The suicidal attraction of the Golden Gate Bridge

I’ve just found this morbidly fascinating article from a 2003 edition of The New Yorker that discusses the attraction of San Francisco’s Golden Gate Bridge to people who are suicidal.

It’s full of interesting snippets, like the fact that suicidal people tend to ignore the nearby and equally fatal Bay Bridge in favour of its more famous and more attractive cousin.

It also has quotes from some of the very few people who have ever jumped off the bridge and survived, and describes exactly what impact such a jump has on the body.

The article also touches on the debates over the erection of a suicide barrier on the landmark (it was finally decided in 2008 to put one in place) and the people-based suicide prevention methods.

It also has this lovely snippet about one of the police patrolmen, who has a wonderfully gentle way of talking to suicidal people:

Kevin Briggs, a friendly, sandy-haired motorcycle patrolman, has a knack for spotting jumpers and talking them back from the edge; he has coaxed in more than two hundred potential jumpers without losing one over the side. He won the Highway Patrol’s Marin County Uniformed Employee of the Year Award last year.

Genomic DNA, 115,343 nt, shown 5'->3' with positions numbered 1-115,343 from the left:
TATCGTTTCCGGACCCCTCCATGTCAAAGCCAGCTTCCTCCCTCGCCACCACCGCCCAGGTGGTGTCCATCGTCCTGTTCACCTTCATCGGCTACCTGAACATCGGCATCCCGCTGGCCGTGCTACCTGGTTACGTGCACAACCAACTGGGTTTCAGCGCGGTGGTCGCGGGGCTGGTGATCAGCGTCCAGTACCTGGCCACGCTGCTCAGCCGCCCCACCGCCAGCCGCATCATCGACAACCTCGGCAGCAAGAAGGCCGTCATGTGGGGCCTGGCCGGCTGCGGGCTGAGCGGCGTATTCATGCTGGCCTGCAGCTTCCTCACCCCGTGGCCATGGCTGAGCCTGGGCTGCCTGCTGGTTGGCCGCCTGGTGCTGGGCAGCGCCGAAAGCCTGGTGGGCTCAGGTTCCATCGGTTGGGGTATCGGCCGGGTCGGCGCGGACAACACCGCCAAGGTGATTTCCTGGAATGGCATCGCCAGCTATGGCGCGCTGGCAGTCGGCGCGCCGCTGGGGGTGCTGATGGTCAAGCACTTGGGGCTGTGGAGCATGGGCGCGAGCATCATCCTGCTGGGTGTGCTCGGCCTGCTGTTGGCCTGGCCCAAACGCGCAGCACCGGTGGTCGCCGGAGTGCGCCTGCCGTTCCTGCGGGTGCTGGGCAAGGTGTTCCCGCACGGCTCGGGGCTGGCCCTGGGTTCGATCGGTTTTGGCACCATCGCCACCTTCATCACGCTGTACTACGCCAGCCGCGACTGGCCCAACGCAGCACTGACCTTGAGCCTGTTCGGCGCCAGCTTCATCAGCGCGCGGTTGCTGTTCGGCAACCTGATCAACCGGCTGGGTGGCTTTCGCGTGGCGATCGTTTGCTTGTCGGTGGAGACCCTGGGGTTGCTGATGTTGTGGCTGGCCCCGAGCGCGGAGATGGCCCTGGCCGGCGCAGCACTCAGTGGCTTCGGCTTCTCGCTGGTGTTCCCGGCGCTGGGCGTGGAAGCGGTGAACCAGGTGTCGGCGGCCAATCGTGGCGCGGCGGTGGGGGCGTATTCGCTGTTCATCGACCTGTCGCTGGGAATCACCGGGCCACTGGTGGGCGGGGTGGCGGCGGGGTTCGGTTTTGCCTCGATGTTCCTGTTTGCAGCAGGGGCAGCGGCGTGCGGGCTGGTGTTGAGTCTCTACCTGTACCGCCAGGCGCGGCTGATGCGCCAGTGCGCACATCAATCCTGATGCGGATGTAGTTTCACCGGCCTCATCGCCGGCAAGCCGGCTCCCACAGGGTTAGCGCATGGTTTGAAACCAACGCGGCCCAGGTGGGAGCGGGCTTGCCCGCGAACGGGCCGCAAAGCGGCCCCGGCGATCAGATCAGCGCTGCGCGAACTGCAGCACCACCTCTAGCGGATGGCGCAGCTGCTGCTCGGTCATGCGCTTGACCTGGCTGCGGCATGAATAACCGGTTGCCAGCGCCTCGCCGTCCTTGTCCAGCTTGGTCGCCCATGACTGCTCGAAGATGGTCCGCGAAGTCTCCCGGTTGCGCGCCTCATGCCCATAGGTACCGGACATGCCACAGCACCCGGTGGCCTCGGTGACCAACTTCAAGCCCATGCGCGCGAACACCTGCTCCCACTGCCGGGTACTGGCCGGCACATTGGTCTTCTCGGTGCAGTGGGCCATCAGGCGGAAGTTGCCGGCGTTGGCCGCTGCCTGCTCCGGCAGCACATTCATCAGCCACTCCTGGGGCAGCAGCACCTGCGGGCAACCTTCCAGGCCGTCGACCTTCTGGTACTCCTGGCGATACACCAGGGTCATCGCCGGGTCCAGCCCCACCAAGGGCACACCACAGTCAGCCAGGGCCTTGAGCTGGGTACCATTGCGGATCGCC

Briggs told me that he starts talking to a potential jumper by asking, “How are you feeling today?‚” Then, “What’s your plan for tomorrow?‚” If the person doesn’t have a plan, Briggs says, “Well, let’s make one. If it doesn’t work out, you can always come back here later.”

Apparently the article was the inspiration for the 2006 documentary film The Bridge which covered similar territory.

Link to New Yorker article ‘Jumpers’.

2 thoughts on “The suicidal attraction of the Golden Gate Bridge”

  1. Vaughan
    I should let you know that
    1. the reason that no one jumps from the Bay Bridge is that there is
    very little if any access.
    2. Because the Golden Gate has unfettered access and low rails
    ( less that 4 feet – it attracts about four people a week trying to
    kill themselves
    3. Just about once every ten days someone is successful
    4. About 3,000 have died at the Golden Gate – the Bridge
    authorities will tell you oh no much less – but when you ask
    they will admit that only if a body is found is is counted.
    I hasten to add that the tides and sealife are plentiful
    5. For seventy five years the Bridge has ignored all pleas to fix
    the rails or reduce access.
    So it is ironic that less than a mile a way a Bridge stands with no suicides while the Golden Gate is the suicide capital of the World

  2. I can really recommend “the Bridge” in all its morbid glory. It really gave me a new insight into the different mechanisms involved in suicidal people, and the interviews with the relatives of the jumpers are interesting.

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